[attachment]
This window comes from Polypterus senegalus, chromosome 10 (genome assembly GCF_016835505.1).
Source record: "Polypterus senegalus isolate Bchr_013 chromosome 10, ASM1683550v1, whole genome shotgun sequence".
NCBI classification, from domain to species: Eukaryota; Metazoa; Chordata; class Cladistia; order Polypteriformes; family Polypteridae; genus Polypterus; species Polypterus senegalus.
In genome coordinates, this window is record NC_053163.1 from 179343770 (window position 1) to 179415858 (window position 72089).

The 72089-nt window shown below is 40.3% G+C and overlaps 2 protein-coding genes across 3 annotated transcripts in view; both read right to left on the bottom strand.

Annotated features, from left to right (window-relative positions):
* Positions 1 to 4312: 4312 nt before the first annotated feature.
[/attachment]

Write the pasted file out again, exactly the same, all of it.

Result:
This window comes from Polypterus senegalus, chromosome 10 (genome assembly GCF_016835505.1).
Source record: "Polypterus senegalus isolate Bchr_013 chromosome 10, ASM1683550v1, whole genome shotgun sequence".
NCBI classification, from domain to species: Eukaryota; Metazoa; Chordata; class Cladistia; order Polypteriformes; family Polypteridae; genus Polypterus; species Polypterus senegalus.
In genome coordinates, this window is record NC_053163.1 from 179343770 (window position 1) to 179415858 (window position 72089).

The 72089-nt window shown below is 40.3% G+C and overlaps 2 protein-coding genes across 3 annotated transcripts in view; both read right to left on the bottom strand.

Annotated features, from left to right (window-relative positions):
* Positions 1 to 4312: 4312 nt before the first annotated feature.